American Airlines Passengers Brawl Over Who Gets Off Their Plane First

A passenger on board an American Airlines flight to Phoenix shared video of what happened when they landed and arrived at their gate. A fight broke out between passengers over who would disembark first. Another passenger can be heard saying “they’re calling for law enforcement.”

This is the latest installment is ‘every airline’s passengers are Spirit Airlines passengers now’ with low low fares and little business travel to speak of.

The striking thing here though is that the passengers were so anxious to get off the plane that they fought over who would get off first. Yet the fight delayed their getting off the plane.

There’s no question that flying American Airlines domestic with tight seating and no seat back entertainment, on what looks to be a completely full flight, is an experience you want to flee quickly. And it’s perfectly-designed to raise tensions between everyone who is experiencing it.

Still a more orderly deplaning process is actually better for escaping domestic coach as quickly as possible. If you must flight, do it once you’re off the aircraft, and once you’ve cleared the jetway so you’re not obstructing other passengers in the process too.

In fact, if the combatants would clear the way for other passengers, why even call the police? Let them fight it out! That would make for much better social media.

About Gary Leff

Gary Leff is one of the foremost experts in the field of miles, points, and frequent business travel - a topic he has covered since 2002. Co-founder of frequent flyer community, emcee of the Freddie Awards, and named one of the "World's Top Travel Experts" by Conde' Nast Traveler (2010-Present) Gary has been a guest on most major news media, profiled in several top print publications, and published broadly on the topic of consumer loyalty. More About Gary »

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  1. Deep discounting – a byproduct of flying too much capacity – contributes to the problem of people flying that otherwise could not afford to do so.

  2. @TimDunn: deeply discounting price fares AND too many people with too many airline miles to burn.

  3. In Miami, the first ones to jump up and sprint off the plane are the ones that were boarded first in LGA because they were in wheelchairs…

  4. I’m lifetime Platinum on AA and have flown them a number of times since COVID. On every flight I’ve taken, including 2 weeks ago, there was an announcement asking people to remain seated and allow more space as people deplane. It was very orderly on every flight. This isn’t an AA issue (although Gary just can’t resist is jab at inflight entertainment – like 95% of the people really care dude) but an issue with a couple of idiot passengers.

  5. AA and NK should merge into “American Spirit Airlines”.
    Their services and customer behaviors had already aligned.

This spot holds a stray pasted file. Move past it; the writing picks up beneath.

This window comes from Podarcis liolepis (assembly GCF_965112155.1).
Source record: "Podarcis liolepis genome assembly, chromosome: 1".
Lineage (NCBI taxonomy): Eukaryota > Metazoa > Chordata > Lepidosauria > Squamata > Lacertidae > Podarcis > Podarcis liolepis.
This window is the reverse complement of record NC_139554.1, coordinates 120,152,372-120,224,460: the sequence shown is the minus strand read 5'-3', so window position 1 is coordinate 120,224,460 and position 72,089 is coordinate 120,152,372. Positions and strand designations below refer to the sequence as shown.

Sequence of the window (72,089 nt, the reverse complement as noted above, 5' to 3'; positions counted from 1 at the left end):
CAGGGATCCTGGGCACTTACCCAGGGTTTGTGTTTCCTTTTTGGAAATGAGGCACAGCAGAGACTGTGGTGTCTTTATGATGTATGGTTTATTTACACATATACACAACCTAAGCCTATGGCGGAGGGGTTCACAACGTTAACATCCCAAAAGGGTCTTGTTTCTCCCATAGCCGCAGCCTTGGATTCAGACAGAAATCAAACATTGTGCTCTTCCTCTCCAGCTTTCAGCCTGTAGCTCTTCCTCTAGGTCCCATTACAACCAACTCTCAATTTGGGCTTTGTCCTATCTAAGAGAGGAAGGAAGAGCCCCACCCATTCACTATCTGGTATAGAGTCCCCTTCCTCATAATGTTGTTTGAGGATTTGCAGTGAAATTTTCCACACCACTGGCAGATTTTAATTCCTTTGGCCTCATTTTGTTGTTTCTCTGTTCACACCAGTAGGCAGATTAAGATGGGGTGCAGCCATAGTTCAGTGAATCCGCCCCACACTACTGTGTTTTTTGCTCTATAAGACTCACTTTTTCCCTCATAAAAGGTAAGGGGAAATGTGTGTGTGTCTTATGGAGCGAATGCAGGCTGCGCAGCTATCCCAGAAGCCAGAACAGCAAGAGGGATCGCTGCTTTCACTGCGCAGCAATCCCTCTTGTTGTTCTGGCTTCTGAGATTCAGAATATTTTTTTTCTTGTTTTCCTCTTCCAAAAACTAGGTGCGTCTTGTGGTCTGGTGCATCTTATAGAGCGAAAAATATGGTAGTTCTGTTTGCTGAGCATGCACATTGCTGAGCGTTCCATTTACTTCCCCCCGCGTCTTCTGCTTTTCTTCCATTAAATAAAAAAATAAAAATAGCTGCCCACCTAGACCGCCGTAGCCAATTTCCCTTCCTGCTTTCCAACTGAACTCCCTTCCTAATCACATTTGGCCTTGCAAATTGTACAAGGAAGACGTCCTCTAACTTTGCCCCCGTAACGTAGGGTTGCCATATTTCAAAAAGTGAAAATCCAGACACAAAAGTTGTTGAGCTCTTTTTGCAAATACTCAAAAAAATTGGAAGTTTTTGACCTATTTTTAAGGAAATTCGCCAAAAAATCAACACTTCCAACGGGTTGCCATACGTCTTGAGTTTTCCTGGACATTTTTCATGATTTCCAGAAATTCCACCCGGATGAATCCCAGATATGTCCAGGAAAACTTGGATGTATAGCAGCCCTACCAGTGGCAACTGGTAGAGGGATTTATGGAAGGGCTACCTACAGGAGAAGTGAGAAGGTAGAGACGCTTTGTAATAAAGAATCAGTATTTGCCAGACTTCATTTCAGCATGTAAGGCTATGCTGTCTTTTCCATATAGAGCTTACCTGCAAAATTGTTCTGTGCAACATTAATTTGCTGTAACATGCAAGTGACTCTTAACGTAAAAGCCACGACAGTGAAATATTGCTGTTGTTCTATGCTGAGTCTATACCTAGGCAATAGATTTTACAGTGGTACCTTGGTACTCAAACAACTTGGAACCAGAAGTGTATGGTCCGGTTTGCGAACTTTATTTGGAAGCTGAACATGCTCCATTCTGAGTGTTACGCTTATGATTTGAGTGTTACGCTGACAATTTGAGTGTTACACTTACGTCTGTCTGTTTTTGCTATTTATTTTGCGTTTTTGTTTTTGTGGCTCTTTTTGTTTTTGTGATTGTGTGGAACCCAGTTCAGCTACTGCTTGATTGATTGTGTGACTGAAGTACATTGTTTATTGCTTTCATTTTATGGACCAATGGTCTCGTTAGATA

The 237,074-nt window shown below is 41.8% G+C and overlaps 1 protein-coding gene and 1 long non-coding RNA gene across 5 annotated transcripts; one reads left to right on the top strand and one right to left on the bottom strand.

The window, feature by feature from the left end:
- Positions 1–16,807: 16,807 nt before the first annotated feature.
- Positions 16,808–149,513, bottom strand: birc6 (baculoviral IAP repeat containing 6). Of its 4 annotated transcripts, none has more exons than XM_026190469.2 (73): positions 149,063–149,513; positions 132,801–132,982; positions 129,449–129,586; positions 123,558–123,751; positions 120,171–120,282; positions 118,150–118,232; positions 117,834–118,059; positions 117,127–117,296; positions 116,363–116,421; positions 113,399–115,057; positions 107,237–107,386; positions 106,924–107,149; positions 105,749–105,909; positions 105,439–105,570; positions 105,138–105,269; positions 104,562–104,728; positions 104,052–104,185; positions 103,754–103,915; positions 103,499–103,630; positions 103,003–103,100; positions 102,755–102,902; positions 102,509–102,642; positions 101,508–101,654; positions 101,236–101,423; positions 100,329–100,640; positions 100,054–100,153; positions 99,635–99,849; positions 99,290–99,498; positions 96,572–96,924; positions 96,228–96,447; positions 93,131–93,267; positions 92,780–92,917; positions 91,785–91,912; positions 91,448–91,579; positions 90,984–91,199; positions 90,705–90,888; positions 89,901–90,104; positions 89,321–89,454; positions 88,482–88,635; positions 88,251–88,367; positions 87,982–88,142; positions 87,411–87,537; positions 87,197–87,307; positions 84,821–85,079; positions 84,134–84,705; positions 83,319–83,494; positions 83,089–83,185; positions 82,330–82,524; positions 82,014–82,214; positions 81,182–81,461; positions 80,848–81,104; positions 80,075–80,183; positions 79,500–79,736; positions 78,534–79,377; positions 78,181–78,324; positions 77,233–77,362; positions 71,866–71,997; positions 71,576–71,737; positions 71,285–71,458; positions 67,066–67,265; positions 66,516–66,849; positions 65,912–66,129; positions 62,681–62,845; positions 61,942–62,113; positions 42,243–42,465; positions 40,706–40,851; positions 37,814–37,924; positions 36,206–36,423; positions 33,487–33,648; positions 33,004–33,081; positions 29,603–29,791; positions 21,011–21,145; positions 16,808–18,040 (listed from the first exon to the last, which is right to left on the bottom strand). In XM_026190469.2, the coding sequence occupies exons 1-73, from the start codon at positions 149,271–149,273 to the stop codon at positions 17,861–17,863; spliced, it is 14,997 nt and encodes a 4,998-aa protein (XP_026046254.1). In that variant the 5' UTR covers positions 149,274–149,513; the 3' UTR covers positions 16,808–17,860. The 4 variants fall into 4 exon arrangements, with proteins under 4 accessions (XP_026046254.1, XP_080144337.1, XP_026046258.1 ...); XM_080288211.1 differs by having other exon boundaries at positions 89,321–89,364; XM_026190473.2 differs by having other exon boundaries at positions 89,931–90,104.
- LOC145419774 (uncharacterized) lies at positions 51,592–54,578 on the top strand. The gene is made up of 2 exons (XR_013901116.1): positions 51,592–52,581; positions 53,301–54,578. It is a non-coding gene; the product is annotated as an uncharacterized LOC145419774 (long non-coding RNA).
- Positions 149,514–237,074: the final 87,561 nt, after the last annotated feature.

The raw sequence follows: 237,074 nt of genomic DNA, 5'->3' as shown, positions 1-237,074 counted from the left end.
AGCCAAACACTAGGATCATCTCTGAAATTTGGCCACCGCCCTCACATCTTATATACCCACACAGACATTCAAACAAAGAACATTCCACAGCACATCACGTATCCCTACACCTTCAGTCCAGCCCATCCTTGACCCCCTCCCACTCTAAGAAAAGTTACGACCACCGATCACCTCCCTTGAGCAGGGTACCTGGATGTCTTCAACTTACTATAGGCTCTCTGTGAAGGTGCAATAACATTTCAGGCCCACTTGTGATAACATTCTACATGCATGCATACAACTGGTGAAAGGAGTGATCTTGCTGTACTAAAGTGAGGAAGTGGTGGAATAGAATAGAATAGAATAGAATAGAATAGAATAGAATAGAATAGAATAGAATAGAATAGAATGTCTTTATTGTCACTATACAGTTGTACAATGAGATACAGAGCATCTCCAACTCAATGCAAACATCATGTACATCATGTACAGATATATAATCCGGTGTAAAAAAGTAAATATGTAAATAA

American behaviors, American spirit,
    Perfect match!!!

  6. “Please remain seated until the row in front of you clears.”
    No. Why should I. I just sat within 4 inches of a complete stranger for the past 3 and a half hours. Enough with the “safety” theatrics.

  7. If this is really a video from March 2021, surprised to see that AA has not removed the inflight magazine as one of the COVID “hygiene” steps. UA and others have done this and thought it had become an industry standard.

  8. great line: ” If you must flight, do it once you’re off the aircraft, and once you’ve cleared the jetway so you’re not obstructing other passengers in the process too.”

  9. Scraping the bottom of the barrel picks up the crap left over. This is what they get with too much capacity and a cheap/no-frills product.

  10. What this is clearly a case of is failed basic economy seating assignments. AA in its infinite wisdom wants to make you pay for seat assignments. The group 9 Spirit crowd simply refuses to pay and, guess what, end up in 8D and 9E on crowded flights after those seats are held for elites who aren’t flying. The schlubs who actually paid for seat assignments but not MCE end up in 13D and possibly further back.

    If you are elite or stupidly do pay for MCE the chance you have a group 9 Spirit flyer seated next to is quite high…

  11. Sorry state but it isn’t AA fault, they have to sell tickets. It is the parents that didn’t teach their kids any manners. There is no excuse for this type of behavior anywhere. Hopefully AA presses charges. While I don’t think lack of seat back video screens (IFEs) caused this I do think it could have helped prevent it by keeping people focused on something other than exiting. The AA(USAir) Maintenance group is driving the removal of the IFEs against objections from the Marketing group. The Maintenance group doesn’t want to have to deal with IFEs yet Delta doesn’t seem to have an issue adding them to all their aircraft. After the New USAir I mean New American figures out it is a competitive advantage I expect them start to reappearing.

  12. Even with the aircraft parked at the gate, the passenger’s disruptive behavior of fighting in the aisle makes evacuating a plane during an emergency on the tarmac more challenging for the flight crew. Does American Airlines have published safety advice for the other passengers seated next to an aircraft aisle brawl?

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